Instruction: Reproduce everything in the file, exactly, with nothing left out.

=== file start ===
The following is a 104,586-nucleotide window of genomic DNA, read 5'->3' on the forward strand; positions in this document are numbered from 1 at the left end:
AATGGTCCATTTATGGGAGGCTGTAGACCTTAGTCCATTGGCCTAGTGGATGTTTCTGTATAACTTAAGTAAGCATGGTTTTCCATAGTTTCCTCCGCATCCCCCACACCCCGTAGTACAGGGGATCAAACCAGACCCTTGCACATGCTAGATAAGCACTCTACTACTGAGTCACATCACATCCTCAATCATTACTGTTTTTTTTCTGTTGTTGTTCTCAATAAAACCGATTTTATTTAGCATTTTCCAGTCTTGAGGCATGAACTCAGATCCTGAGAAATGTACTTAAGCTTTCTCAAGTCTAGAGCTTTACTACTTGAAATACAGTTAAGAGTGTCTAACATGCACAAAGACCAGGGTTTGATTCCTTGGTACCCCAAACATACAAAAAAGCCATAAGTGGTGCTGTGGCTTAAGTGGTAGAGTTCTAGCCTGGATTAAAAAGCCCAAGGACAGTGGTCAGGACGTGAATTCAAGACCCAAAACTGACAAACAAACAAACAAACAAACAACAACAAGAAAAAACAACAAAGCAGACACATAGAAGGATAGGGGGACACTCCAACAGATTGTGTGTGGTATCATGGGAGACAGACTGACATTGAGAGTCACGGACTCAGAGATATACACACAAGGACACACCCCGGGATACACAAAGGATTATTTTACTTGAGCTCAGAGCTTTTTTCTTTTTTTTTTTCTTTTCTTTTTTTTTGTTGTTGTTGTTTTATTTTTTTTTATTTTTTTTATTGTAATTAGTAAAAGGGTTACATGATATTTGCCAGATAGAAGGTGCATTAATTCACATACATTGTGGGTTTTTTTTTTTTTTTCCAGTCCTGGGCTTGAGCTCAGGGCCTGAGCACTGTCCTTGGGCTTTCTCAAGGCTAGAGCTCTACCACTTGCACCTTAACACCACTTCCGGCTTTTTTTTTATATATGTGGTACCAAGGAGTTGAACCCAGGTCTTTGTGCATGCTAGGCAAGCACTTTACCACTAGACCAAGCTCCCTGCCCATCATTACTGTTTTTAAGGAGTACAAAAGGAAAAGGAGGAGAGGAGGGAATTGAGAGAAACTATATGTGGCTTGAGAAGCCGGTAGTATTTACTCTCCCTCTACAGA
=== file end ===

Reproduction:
The following is a 104,586-nucleotide window of genomic DNA, read 5'->3' on the forward strand; positions in this document are numbered from 1 at the left end:
AATGGTCCATTTATGGGAGGCTGTAGACCTTAGTCCATTGGCCTAGTGGATGTTTCTGTATAACTTAAGTAAGCATGGTTTTCCATAGTTTCCTCCGCATCCCCCACACCCCGTAGTACAGGGGATCAAACCAGACCCTTGCACATGCTAGATAAGCACTCTACTACTGAGTCACATCACATCCTCAATCATTACTGTTTTTTTTCTGTTGTTGTTCTCAATAAAACCGATTTTATTTAGCATTTTCCAGTCTTGAGGCATGAACTCAGATCCTGAGAAATGTACTTAAGCTTTCTCAAGTCTAGAGCTTTACTACTTGAAATACAGTTAAGAGTGTCTAACATGCACAAAGACCAGGGTTTGATTCCTTGGTACCCCAAACATACAAAAAAGCCATAAGTGGTGCTGTGGCTTAAGTGGTAGAGTTCTAGCCTGGATTAAAAAGCCCAAGGACAGTGGTCAGGACGTGAATTCAAGACCCAAAACTGACAAACAAACAAACAAACAAACAACAACAAGAAAAAACAACAAAGCAGACACATAGAAGGATAGGGGGACACTCCAACAGATTGTGTGTGGTATCATGGGAGACAGACTGACATTGAGAGTCACGGACTCAGAGATATACACACAAGGACACACCCCGGGATACACAAAGGATTATTTTACTTGAGCTCAGAGCTTTTTTCTTTTTTTTTTTCTTTTCTTTTTTTTTGTTGTTGTTGTTTTATTTTTTTTTATTTTTTTTATTGTAATTAGTAAAAGGGTTACATGATATTTGCCAGATAGAAGGTGCATTAATTCACATACATTGTGGGTTTTTTTTTTTTTTTCCAGTCCTGGGCTTGAGCTCAGGGCCTGAGCACTGTCCTTGGGCTTTCTCAAGGCTAGAGCTCTACCACTTGCACCTTAACACCACTTCCGGCTTTTTTTTTATATATGTGGTACCAAGGAGTTGAACCCAGGTCTTTGTGCATGCTAGGCAAGCACTTTACCACTAGACCAAGCTCCCTGCCCATCATTACTGTTTTTAAGGAGTACAAAAGGAAAAGGAGGAGAGGAGGGAATTGAGAGAAACTATATGTGGCTTGAGAAGCCGGTAGTATTTACTCTCCCTCTACAGA